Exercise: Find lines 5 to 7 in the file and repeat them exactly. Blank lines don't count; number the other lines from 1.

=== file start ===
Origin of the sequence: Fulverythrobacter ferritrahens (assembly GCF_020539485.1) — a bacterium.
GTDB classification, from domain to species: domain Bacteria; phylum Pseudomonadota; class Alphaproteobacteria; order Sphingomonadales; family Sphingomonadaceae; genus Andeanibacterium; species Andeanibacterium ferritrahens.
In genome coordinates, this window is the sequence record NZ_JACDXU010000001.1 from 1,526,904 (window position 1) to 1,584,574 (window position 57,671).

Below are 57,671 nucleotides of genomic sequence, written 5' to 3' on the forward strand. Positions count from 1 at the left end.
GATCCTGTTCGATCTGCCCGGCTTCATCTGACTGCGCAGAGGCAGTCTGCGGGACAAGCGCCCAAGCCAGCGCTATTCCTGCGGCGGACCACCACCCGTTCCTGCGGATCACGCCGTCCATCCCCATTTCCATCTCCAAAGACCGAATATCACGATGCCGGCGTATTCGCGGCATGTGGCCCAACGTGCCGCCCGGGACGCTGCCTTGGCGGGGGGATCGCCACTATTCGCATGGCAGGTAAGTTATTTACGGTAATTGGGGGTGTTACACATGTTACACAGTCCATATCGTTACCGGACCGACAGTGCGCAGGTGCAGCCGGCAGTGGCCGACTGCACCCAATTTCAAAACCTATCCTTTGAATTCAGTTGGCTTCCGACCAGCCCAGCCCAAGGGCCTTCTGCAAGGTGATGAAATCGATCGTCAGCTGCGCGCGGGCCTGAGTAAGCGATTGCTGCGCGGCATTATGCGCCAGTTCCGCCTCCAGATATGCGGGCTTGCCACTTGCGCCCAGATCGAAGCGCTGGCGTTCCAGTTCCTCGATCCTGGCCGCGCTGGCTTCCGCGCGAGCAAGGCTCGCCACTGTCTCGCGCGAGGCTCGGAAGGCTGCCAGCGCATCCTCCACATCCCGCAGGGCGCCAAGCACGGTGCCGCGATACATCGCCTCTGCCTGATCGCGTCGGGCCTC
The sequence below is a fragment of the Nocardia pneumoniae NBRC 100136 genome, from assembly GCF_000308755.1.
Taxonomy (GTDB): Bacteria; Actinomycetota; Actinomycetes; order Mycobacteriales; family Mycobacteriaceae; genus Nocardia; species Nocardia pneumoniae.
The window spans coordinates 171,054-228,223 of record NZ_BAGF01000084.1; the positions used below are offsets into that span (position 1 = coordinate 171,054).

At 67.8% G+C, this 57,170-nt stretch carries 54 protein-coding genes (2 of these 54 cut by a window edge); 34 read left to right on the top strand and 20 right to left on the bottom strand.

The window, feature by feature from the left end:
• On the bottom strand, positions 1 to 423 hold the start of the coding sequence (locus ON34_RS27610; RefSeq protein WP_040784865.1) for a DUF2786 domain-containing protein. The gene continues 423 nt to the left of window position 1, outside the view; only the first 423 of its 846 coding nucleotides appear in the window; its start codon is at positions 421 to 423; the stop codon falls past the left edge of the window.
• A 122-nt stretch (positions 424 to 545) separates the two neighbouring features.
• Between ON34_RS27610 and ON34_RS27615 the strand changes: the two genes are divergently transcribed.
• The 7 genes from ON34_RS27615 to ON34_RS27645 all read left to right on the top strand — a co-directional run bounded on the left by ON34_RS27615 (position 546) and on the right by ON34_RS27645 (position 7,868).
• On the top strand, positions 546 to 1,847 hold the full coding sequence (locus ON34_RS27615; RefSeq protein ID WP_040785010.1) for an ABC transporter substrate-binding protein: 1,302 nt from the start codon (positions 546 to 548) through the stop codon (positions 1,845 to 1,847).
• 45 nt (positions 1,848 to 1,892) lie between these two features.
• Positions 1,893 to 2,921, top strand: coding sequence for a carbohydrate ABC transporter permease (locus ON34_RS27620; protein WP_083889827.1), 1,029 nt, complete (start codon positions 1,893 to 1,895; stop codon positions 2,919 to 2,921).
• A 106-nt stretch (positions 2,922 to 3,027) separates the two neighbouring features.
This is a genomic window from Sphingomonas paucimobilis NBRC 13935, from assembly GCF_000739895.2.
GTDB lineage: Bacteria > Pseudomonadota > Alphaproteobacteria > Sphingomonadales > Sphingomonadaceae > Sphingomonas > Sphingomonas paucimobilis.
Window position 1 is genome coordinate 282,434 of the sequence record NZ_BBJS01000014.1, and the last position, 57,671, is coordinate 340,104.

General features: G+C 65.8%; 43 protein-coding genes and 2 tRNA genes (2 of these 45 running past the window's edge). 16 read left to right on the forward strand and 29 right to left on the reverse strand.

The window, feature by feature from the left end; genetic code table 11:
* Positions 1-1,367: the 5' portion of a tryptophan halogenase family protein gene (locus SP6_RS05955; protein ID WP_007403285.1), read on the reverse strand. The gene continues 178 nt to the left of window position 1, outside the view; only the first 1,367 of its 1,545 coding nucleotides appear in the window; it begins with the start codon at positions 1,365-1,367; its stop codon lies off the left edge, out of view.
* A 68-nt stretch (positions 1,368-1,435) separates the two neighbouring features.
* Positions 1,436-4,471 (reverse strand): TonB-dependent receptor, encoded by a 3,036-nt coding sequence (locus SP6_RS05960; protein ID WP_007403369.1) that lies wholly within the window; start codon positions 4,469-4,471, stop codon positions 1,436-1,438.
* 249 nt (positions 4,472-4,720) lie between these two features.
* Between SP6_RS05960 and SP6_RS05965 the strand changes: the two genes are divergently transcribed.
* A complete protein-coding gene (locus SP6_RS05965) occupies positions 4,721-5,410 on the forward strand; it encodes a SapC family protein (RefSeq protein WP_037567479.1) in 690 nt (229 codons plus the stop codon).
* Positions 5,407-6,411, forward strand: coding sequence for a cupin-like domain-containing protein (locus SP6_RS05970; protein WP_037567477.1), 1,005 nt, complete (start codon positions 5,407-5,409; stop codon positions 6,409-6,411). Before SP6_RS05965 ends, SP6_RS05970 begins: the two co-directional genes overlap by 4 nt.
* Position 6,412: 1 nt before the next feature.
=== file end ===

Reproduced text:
GATCCTGTTCGATCTGCCCGGCTTCATCTGACTGCGCAGAGGCAGTCTGCGGGACAAGCGCCCAAGCCAGCGCTATTCCTGCGGCGGACCACCACCCGTTCCTGCGGATCACGCCGTCCATCCCCATTTCCATCTCCAAAGACCGAATATCACGATGCCGGCGTATTCGCGGCATGTGGCCCAACGTGCCGCCCGGGACGCTGCCTTGGCGGGGGGATCGCCACTATTCGCATGGCAGGTAAGTTATTTACGGTAATTGGGGGTGTTACACATGTTACACAGTCCATATCGTTACCGGACCGACAGTGCGCAGGTGCAGCCGGCAGTGGCCGACTGCACCCAATTTCAAAACCTATCCTTTGAATTCAGTTGGCTTCCGACCAGCCCAGCCCAAGGGCCTTCTGCAAGGTGATGAAATCGATCGTCAGCTGCGCGCGGGCCTGAGTAAGCGATTGCTGCGCGGCATTATGCGCCAGTTCCGCCTCCAGATATGCGGGCTTGCCACTTGCGCCCAGATCGAAGCGCTGGCGTTCCAGTTCCTCGATCCTGGCCGCGCTGGCTTCCGCGCGAGCAAGGCTCGCCACTGTCTCGCGCGAGGCTCGGAAGGCTGCCAGCGCATCCTCCACATCCCGCAGGGCGCCAAGCACGGTGCCGCGATACATCGCCTCTGCCTGATCGCGTCGGGCCTC
The sequence below is a fragment of the Nocardia pneumoniae NBRC 100136 genome, from assembly GCF_000308755.1.
Taxonomy (GTDB): Bacteria; Actinomycetota; Actinomycetes; order Mycobacteriales; family Mycobacteriaceae; genus Nocardia; species Nocardia pneumoniae.